I saw about an hour of Into the Wild, which worked in a similar way: to express the naive alienation of its protagonist, the film's director (Sean Penn, I think) employs the dullest MTV techniques--slo-mo, split screens, topical Eddie Vedder songs--in a movie with themes (the romantic innocent trapped by society trekking out into the hills) for which this stylistic crap could not be less appropriate. . . OR IS IT?

Anyway, I have seen some movies lately, including Annie Hall, The Panic In Needle Park, J'entends plus la guitare, 10 Rillington Place, and Nobody Knows. Unlike Into the Wild, these were mostly good, particularly J'entends.

Based on Philippe Garrel's affair with Nico, the film has one topic--how love works--and cuts out any dross that might not relate to this particular thing. You don't know what any characater save one does for a living, the interiors are sparse, the camera lingers on faces, faces and pays attention to conversations, not actions. It is about the Frenchest thing I have ever seen.

Wednesday, February 20, 2008

Heroes, pt 2; 4 Months, 3 Weeks, and 2 Days

In a world saturated with the bad kinds of bad attitudes, Mark Bittman's bad attitude serves as an exemplar, a how-to guide for maintaining a bad attitude in the best way. He scorns this and turns his nose up at that, but concludes with gentle affirmations: I'm so against these nerds who say vinaigrette's got tricks, so against them; making vinaigrette's actually so goddamn easy I'm going to do it, and guess what, you can too.

There's a part in 4 Months, 3 Weeks, and 2 Days when the protagonist scurries through a grim sector of a city in the middle of the night, the camera hovering over her left shoulder like a zombie-cam in a horror movie. Patches of the city appear in the shots' margins and you see the most indescribable, unexpected colors--a blurred grey-brown, a hazy purple-orange--and you sense the character's panic and displacement so sharply.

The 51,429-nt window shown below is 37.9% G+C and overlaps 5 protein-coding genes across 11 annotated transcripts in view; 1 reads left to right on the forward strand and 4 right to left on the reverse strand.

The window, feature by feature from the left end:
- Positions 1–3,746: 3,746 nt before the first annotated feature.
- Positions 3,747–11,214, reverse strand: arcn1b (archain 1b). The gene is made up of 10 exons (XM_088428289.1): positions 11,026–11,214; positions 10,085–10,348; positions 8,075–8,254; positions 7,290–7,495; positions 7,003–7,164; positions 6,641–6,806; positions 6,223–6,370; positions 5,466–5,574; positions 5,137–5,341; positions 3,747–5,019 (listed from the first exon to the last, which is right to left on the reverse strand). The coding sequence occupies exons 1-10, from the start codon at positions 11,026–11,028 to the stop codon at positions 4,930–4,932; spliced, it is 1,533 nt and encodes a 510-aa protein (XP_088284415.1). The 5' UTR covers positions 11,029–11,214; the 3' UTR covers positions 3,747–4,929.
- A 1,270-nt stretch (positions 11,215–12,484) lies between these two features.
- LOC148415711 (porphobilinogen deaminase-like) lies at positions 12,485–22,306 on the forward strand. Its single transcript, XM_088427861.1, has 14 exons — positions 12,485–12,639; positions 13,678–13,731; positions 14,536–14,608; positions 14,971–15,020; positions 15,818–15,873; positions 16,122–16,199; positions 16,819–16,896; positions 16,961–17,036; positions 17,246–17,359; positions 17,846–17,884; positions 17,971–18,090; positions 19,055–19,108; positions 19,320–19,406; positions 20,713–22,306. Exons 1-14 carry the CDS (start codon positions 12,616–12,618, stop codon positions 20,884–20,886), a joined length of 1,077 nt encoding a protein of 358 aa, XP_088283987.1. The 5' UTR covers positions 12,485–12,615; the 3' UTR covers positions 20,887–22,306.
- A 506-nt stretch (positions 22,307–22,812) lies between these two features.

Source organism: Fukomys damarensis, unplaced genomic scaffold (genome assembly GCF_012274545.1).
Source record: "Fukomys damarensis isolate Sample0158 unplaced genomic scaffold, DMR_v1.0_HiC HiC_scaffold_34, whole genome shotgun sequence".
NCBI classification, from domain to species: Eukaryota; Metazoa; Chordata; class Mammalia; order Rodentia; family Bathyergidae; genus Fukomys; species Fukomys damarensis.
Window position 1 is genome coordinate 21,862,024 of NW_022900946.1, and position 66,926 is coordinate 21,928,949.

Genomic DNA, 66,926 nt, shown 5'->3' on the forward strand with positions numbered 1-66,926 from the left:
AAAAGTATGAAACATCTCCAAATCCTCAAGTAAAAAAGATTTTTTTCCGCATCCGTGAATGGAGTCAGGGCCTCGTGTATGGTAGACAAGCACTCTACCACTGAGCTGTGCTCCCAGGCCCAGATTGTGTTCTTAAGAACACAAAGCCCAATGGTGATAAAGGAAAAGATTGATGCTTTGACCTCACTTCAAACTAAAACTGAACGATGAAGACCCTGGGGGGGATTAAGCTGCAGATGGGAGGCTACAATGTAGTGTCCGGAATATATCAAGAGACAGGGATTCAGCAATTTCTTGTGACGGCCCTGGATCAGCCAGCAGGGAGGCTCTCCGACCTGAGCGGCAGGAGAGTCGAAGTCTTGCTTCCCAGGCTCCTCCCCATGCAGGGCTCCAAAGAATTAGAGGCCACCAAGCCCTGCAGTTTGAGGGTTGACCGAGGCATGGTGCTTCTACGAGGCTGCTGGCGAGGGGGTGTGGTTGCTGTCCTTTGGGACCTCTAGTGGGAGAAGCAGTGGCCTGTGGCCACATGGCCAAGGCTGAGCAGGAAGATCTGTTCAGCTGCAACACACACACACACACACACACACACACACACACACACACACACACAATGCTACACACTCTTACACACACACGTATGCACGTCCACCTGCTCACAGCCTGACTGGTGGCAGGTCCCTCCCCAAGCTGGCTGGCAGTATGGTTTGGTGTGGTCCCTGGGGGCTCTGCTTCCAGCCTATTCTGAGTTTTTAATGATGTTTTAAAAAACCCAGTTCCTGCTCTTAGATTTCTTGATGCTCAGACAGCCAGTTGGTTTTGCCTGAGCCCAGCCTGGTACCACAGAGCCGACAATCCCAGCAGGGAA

The film has one near-insurmountable problem. One of the main characters elicits incredible empathy, while the other--the person whose not-unsympathetic predicament sets everything in motion--is basically a psycho hose beast, a cowardly, thoughtless, simpering ingrate. I'm unsure whether the other character's depth compensates for this other lady's obnoxiousness. I wonder if having the antagonistic woman (the one who needs the abortion) be the person with whom one's sympathies would naturally lie represents an attempt to challenge the audience, or if the director spent himself while layering the other character with complexities?

One conversation in this movie between the protagonist, Otilia, and her boyfriend, just does not relent and probably will remind you of something you've thought and experienced yourself if you've ever cared about anyone, that is about one thing very specifically but more generally describes pressing against the limits of your love and trust for someone and discovering the indistinct but extant point at which you must care about yourself more than you do about him or her.

So, way to go, Cannes jury, I guess, this was a really good movie. It also did that trick with sound effects editing (cf. No Country For Old Men, um Last Days, a lot of other recent stuff), where everything sounds incredibly clear and present; a ball kicked against a car like a gun going off, a cigarette inhaled so deeply your throat hurts.

Monday, February 04, 2008

stupor bowl!

On consumption, briefly: I find high-life-type shopping fraught; whereas at H&M, say, you just have to confirm with yourself that you like and look decent in a thing and assess the odds that someone you know already owns it, at whatever Williamsburg joint with enticingly small SALE sign, you must answer all these questions and then determine to what extent in buying X thing for Y money, you'd have to consider yourself your own class enemy, and then work out weird equations where ZP.B.R.s + Qbags of lentils / NGreyhounds + Cdelicious hockey puck-sized chocolate chip cookies from the bakery near job = Dress G - the square root of cell phone bill or whatever.